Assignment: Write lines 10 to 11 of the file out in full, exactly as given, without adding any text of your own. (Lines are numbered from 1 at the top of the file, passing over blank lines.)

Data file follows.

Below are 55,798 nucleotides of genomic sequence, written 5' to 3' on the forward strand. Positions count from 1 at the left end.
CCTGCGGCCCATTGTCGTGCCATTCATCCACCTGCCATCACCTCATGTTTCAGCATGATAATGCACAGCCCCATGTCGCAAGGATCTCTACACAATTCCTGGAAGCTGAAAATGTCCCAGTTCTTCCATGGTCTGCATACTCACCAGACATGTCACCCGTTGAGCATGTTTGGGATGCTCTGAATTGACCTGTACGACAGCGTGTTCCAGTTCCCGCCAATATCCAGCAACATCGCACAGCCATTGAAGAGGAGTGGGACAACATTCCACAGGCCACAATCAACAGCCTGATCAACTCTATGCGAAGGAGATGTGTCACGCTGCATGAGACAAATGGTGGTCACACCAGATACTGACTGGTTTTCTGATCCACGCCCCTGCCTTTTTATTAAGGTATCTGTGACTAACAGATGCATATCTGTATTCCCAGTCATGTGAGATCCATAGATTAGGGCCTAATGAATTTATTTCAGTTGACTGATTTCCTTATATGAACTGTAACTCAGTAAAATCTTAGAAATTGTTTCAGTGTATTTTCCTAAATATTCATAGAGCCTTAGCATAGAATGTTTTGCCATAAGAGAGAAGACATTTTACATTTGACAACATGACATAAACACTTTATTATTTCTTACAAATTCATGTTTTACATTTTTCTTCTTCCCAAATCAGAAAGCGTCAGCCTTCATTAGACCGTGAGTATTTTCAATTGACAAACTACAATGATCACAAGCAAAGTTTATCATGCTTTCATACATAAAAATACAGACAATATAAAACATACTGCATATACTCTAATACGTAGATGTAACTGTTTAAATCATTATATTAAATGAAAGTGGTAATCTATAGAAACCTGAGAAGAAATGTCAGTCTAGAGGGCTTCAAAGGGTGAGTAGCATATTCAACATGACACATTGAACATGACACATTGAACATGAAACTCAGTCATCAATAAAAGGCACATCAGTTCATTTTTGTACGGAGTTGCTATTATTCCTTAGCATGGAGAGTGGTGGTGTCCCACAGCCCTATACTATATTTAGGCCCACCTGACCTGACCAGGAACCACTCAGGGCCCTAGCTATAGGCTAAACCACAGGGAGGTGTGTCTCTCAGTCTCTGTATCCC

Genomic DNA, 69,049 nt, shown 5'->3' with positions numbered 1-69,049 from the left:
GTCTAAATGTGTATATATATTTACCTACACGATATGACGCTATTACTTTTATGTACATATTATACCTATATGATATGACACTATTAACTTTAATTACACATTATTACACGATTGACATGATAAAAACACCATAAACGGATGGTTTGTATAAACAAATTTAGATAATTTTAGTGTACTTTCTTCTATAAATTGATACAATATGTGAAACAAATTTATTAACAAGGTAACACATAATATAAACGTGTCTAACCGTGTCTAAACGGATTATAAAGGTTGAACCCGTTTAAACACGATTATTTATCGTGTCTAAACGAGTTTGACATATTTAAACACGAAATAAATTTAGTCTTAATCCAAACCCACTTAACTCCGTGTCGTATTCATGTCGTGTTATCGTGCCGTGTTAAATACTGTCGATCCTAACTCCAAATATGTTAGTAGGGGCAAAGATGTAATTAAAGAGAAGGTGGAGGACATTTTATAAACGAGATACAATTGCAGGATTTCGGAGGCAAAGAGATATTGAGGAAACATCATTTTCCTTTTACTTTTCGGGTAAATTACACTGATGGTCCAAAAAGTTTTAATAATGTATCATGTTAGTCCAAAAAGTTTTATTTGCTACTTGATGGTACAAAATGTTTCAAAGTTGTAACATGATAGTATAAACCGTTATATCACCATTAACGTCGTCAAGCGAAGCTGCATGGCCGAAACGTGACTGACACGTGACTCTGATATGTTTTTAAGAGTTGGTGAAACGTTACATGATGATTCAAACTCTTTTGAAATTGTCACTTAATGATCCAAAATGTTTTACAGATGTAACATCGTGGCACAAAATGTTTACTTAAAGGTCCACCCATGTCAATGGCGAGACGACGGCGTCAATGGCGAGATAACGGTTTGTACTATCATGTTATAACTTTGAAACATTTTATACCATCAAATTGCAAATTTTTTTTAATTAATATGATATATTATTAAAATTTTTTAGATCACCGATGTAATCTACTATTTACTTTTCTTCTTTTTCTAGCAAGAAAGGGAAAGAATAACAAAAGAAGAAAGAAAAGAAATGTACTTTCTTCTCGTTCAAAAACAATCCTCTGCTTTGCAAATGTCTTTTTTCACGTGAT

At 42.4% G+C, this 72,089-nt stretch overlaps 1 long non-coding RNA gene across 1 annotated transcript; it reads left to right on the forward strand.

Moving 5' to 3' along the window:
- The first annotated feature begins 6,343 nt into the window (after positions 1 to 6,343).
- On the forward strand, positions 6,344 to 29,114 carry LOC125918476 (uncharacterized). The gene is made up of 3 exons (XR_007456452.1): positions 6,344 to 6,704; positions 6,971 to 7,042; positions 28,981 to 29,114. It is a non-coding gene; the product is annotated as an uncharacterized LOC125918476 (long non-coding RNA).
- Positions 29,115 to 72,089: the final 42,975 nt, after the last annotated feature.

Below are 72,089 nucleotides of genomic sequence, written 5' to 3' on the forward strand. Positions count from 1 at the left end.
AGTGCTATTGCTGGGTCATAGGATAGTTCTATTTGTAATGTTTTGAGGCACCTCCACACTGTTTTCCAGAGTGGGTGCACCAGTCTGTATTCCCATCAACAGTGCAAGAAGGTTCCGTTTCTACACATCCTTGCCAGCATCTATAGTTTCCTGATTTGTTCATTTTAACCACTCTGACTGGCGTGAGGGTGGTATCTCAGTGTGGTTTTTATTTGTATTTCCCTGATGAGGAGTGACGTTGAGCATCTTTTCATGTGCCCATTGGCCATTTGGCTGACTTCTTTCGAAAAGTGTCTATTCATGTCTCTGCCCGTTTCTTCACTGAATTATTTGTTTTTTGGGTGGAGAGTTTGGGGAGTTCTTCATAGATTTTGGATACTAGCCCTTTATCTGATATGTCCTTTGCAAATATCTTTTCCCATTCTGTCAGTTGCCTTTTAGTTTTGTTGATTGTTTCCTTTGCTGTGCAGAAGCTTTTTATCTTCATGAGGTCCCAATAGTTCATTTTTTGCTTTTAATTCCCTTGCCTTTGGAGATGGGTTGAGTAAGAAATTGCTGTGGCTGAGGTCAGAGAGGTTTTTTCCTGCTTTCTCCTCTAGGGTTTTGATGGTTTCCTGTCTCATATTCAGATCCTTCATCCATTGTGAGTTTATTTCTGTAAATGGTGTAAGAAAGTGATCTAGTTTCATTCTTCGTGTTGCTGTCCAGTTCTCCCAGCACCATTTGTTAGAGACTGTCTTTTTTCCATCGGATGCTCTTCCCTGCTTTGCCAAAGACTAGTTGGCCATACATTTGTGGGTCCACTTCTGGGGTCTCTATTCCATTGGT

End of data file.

Below are 72,089 nucleotides of genomic sequence, written 5' to 3' on the forward strand. Positions count from 1 at the left end.
AGTGCTATTGCTGGGTCATAGGATAGTTCTATTTGTAATGTTTTGAGGCACCTCCACACTGTTTTCCAGAGTGGGTGCACCAGTCTGTATTCCCATCAACAGTGCAAGAAGGTTCCGTTTCTACACATCCTTGCCAGCATCTATAGTTTCCTGATTTGTTCATTTTAACCACTCTGACTGGCGTGAGGGTGGTATCTCAGTGTGGTTTTTATTTGTATTTCCCTGATGAGGAGTGACGTTGAGCATCTTTTCATGTGCCCATTGGCCATTTGGCTGACTTCTTTCGAAAAGTGTCTATTCATGTCTCTGCCCGTTTCTTCACTGAATTATTTGTTTTTTGGGTGGAGAGTTTGGGGAGTTCTTCATAGATTTTGGATACTAGCCCTTTATCTGATATGTCCTTTGCAAATATCTTTTCCCATTCTGTCAGTTGCCTTTTAGTTTTGTTGATTGTTTCCTTTGCTGTGCAGAAGCTTTTTATCTTCATGAGGTCCCAATAGTTCATTTTTTGCTTTTAATTCCCTTGCCTTTGGAGATGGGTTGAGTAAGAAATTGCTGTGGCTGAGGTCAGAGAGGTTTTTTCCTGCTTTCTCCTCTAGGGTTTTGATGGTTTCCTGTCTCATATTCAGATCCTTCATCCATTGTGAGTTTATTTCTGTAAATGGTGTAAGAAAGTGATCTAGTTTCATTCTTCGTGTTGCTGTCCAGTTCTCCCAGCACCATTTGTTAGAGACTGTCTTTTTTCCATCGGATGCTCTTCCCTGCTTTGCCAAAGACTAGTTGGCCATACATTTGTGGGTCCACTTCTGGGGTCTCTATTCCATTGGT